HAYDEN, Idaho — A man charged with slapping a toddler on a Minneapolis-to-Atlanta flight is out of a job, his former employer said Sunday.
Joe Rickey Hundley, 60, of Hayden, Idaho, is no longer an employee of AGC Aerospace and Defense, Composites Group, Daniel Keeney of DPK Public Relations confirmed Sunday night.
Al Haase, president and CEO of AGC, issued a statement early Sunday that, while not referring to Hundley by name, called reports of behavior by one of its executives on recent personal travel "offensive and disturbing" and said he "is no longer employed with the company." Keeney would not say whether Hundley was fired or resigned. Hundley was president of AGC's Unitech Composites and Structures unit.
Unitech's facility at the Couer D'Alene Airport is locked down. On Monday, the company hired security guards to keep media out.
Hudley's former co-workers would not go on camera, but one man said Hudley worked from the East Coast and was rareley at the Hayden facility. However, court records say Hudley lives in a neighborhood about a mile from Unitech near the corner of Magistrate and Justice. Neighbors say he moved in a few months ago and are shocked by the allegations.
Hundley was charged last week in federal court in Atlanta with simple assault for allegedly slapping the 2-year-old boy during the Feb. 8 flight. His attorney, Marcia Shein, of Decatur, Ga., said Saturday that Hundley will plead not guilty. The charge carries a maximum penalty of a year in jail.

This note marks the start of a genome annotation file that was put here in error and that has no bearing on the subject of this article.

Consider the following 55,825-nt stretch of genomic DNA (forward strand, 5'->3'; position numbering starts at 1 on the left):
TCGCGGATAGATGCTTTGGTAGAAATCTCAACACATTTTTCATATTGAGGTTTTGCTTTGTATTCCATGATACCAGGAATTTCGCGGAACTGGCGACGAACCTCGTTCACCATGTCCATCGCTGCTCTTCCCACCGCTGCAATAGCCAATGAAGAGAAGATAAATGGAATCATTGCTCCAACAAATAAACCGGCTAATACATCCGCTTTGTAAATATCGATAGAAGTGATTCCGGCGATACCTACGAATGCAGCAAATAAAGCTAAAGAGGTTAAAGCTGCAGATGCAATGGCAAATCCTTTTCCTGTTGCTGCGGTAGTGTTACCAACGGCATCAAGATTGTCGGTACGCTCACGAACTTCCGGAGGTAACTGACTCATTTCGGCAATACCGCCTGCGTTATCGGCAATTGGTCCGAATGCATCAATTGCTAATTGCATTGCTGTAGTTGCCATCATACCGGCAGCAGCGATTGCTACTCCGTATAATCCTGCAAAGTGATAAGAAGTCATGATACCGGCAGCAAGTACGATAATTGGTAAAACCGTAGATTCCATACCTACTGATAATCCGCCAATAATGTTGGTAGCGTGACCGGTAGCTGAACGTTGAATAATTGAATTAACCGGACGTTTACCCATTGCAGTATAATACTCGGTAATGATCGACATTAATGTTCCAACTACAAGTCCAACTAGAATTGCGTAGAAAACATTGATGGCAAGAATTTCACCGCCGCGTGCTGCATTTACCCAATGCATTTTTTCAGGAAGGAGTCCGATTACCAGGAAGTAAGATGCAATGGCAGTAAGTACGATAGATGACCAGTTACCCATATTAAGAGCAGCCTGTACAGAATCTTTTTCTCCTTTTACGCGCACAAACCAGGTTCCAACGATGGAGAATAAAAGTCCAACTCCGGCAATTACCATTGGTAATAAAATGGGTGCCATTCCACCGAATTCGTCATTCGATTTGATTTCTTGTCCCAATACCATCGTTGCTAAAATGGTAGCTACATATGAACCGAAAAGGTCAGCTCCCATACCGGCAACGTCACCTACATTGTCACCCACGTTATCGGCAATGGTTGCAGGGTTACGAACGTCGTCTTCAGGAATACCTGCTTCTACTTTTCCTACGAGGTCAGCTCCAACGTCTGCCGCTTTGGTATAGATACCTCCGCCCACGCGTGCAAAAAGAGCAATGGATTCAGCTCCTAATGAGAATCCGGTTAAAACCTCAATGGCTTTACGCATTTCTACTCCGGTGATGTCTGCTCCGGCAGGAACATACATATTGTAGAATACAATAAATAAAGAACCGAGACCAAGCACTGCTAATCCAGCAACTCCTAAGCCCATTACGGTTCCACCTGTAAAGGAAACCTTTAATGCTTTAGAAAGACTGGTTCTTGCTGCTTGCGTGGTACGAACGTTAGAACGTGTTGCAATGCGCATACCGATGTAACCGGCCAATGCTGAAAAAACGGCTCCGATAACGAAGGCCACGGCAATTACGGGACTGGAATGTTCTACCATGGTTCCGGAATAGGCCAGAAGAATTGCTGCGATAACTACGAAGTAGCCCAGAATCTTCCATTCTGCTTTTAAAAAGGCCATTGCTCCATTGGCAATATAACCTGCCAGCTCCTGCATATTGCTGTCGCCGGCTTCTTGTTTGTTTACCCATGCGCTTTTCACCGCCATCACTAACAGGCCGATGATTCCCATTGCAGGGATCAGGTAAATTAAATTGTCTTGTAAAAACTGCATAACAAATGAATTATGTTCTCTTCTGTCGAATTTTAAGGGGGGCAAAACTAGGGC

Shein did not immediately returned messages seeking comment left Sunday evening by The Associated Press. Hundley does not have a listed phone number. If you try to reach him at Unitech a voicemail announces he is no longer employeed there.
The boy's mother, Jessica Bennett, 33, told the FBI their flight was on final descent into Atlanta when her 19-month-old son started to cry due to the altitude change. Hundley "told her to shut that (N-word) baby up," FBI special agent Daron Cheney said in a sworn statement. She said Hundley then slapped him in the face, scratching the boy below his right eye and causing him to scream even louder.
Bennett told Twin Cities television stations on Saturday that the incident has caused her family a great deal of trauma and that her son, Jonah, had been outgoing but had turned apprehensive of strangers.
Hundley became increasingly obnoxious and appeared intoxicated during the flight and complained that her son was too big to sit on her lap, she said.
"He reeked of alcohol," Bennett told KARE-TV. "He was belligerent, and I was uncomfortable."
Bennett said she was shocked by the racial slur she says Hundley used when Jonah started crying.
"And I said, `What did you say?' because I couldn't believe that he would say that," she told WCCO-TV. "He fell onto my face and his mouth was in my ear and he said it again but even more hateful. And he's on my face, so I pushed him away."
Bennett and her husband are white, while Jonah, whom they adopted, is black.
"We wish to emphasize that the behavior that has been described is contradictory to our values, embarrassing and does not in any way reflect the patriotic character of the men and women of diverse backgrounds who work tirelessly in our business," Haase said in his statement.